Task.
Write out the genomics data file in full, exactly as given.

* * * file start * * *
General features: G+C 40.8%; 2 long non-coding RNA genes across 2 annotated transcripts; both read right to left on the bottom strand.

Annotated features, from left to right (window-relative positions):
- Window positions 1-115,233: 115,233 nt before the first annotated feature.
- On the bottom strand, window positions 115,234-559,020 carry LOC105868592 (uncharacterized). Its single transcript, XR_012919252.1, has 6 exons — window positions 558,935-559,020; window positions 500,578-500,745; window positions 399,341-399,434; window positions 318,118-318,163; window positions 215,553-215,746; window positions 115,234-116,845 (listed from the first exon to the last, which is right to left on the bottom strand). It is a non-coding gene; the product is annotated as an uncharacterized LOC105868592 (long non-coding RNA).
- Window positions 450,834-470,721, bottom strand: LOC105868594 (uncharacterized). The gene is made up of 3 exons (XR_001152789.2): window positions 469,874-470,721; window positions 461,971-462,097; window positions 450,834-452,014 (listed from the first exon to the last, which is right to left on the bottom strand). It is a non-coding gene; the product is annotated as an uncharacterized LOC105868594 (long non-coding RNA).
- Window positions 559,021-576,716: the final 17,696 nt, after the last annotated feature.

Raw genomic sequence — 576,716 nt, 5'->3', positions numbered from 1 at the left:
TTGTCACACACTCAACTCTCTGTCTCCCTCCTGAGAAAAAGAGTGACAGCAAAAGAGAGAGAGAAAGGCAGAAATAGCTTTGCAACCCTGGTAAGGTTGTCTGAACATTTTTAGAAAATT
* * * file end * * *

General features: G+C 40.8%; 2 long non-coding RNA genes across 2 annotated transcripts; both read right to left on the bottom strand.

Annotated features, from left to right (window-relative positions):
- Window positions 1-115,233: 115,233 nt before the first annotated feature.
- On the bottom strand, window positions 115,234-559,020 carry LOC105868592 (uncharacterized). Its single transcript, XR_012919252.1, has 6 exons — window positions 558,935-559,020; window positions 500,578-500,745; window positions 399,341-399,434; window positions 318,118-318,163; window positions 215,553-215,746; window positions 115,234-116,845 (listed from the first exon to the last, which is right to left on the bottom strand). It is a non-coding gene; the product is annotated as an uncharacterized LOC105868592 (long non-coding RNA).
- Window positions 450,834-470,721, bottom strand: LOC105868594 (uncharacterized). The gene is made up of 3 exons (XR_001152789.2): window positions 469,874-470,721; window positions 461,971-462,097; window positions 450,834-452,014 (listed from the first exon to the last, which is right to left on the bottom strand). It is a non-coding gene; the product is annotated as an uncharacterized LOC105868594 (long non-coding RNA).
- Window positions 559,021-576,716: the final 17,696 nt, after the last annotated feature.

Raw genomic sequence — 576,716 nt, 5'->3', positions numbered from 1 at the left:
TTGTCACACACTCAACTCTCTGTCTCCCTCCTGAGAAAAAGAGTGACAGCAAAAGAGAGAGAGAAAGGCAGAAATAGCTTTGCAACCCTGGTAAGGTTGTCTGAACATTTTTAGAAAATT